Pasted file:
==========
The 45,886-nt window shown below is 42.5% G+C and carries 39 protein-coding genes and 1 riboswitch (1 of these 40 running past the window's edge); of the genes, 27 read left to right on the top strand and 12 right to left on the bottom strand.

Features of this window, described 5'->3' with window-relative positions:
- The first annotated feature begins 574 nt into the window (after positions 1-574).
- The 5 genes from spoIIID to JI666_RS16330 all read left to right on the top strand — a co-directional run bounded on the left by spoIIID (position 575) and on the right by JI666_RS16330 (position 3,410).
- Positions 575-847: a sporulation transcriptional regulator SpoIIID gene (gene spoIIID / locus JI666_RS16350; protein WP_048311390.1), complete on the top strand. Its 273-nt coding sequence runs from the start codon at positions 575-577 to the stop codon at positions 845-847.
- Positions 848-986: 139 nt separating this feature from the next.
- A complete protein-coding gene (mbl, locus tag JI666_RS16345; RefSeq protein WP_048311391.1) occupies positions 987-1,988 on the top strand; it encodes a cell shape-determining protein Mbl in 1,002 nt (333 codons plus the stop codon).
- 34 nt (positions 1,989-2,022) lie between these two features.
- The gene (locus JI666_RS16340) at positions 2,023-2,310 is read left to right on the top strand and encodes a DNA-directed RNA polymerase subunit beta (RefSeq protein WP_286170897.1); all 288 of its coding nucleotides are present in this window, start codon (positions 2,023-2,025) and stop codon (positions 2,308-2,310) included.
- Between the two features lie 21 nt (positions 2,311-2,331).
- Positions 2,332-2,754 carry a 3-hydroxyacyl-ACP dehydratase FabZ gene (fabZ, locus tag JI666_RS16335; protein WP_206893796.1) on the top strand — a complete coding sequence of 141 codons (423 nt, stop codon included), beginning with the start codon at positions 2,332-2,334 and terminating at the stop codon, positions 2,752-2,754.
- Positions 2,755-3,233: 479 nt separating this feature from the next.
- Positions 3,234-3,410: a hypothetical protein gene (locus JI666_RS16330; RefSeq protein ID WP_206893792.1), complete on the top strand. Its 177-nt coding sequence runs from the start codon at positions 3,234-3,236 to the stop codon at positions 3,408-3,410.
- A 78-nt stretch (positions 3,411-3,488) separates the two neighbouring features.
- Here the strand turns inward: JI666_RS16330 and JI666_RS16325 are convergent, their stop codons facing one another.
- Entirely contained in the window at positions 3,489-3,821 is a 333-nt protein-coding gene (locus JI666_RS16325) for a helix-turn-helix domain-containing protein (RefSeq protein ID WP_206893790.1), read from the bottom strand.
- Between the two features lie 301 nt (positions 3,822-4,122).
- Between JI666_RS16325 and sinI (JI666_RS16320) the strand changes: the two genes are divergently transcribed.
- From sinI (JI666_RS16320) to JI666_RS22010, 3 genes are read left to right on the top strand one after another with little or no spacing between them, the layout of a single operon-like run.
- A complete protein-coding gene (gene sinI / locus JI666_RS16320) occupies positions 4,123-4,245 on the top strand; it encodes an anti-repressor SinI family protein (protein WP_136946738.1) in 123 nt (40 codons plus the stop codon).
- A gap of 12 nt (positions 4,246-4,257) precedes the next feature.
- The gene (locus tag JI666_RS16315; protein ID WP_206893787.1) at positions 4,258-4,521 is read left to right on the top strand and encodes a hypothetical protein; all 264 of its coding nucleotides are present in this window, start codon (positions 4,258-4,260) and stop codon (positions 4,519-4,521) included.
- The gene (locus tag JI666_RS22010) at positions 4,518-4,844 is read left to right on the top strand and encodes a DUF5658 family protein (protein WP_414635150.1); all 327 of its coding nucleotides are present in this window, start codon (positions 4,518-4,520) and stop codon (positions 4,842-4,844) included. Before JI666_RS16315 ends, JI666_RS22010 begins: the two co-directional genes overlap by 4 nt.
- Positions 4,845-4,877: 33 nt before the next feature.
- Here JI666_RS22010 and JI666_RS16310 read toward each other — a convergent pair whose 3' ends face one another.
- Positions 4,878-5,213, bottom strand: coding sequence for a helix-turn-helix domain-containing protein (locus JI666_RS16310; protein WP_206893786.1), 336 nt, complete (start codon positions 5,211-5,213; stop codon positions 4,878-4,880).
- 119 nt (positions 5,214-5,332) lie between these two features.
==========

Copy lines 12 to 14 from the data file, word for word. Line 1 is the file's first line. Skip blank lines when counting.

- Positions 2,755-3,233: 479 nt separating this feature from the next.
- Positions 3,234-3,410: a hypothetical protein gene (locus JI666_RS16330; RefSeq protein ID WP_206893792.1), complete on the top strand. Its 177-nt coding sequence runs from the start codon at positions 3,234-3,236 to the stop codon at positions 3,408-3,410.
- A 78-nt stretch (positions 3,411-3,488) separates the two neighbouring features.